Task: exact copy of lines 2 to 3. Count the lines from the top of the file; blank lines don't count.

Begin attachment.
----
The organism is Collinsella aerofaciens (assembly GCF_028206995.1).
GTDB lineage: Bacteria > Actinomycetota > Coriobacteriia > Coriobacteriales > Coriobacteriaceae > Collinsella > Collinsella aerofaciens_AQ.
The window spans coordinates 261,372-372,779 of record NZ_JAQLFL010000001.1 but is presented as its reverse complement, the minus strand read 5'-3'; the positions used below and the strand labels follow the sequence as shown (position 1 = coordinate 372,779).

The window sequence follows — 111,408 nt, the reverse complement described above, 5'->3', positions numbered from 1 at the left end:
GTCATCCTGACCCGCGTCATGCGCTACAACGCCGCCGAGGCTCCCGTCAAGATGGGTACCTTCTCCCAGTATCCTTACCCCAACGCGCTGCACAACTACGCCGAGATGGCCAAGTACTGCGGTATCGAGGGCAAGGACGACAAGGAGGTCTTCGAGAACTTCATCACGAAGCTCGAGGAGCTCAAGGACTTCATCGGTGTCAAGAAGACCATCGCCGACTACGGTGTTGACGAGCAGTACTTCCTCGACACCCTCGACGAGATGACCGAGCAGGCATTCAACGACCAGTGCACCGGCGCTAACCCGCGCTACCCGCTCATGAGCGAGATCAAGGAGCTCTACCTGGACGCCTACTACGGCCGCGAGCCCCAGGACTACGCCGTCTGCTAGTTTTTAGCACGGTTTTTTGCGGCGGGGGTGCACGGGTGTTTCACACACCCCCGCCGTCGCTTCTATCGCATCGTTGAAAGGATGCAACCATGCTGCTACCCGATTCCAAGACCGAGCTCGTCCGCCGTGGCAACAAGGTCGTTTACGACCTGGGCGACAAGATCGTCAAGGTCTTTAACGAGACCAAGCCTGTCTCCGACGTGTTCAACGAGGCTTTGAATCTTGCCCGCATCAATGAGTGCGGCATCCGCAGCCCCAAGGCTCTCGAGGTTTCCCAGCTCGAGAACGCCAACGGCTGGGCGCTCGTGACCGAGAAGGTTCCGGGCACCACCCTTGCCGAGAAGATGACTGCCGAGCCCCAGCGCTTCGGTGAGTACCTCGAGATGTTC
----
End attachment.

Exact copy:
GTDB lineage: Bacteria > Actinomycetota > Coriobacteriia > Coriobacteriales > Coriobacteriaceae > Collinsella > Collinsella aerofaciens_AQ.
The window spans coordinates 261,372-372,779 of record NZ_JAQLFL010000001.1 but is presented as its reverse complement, the minus strand read 5'-3'; the positions used below and the strand labels follow the sequence as shown (position 1 = coordinate 372,779).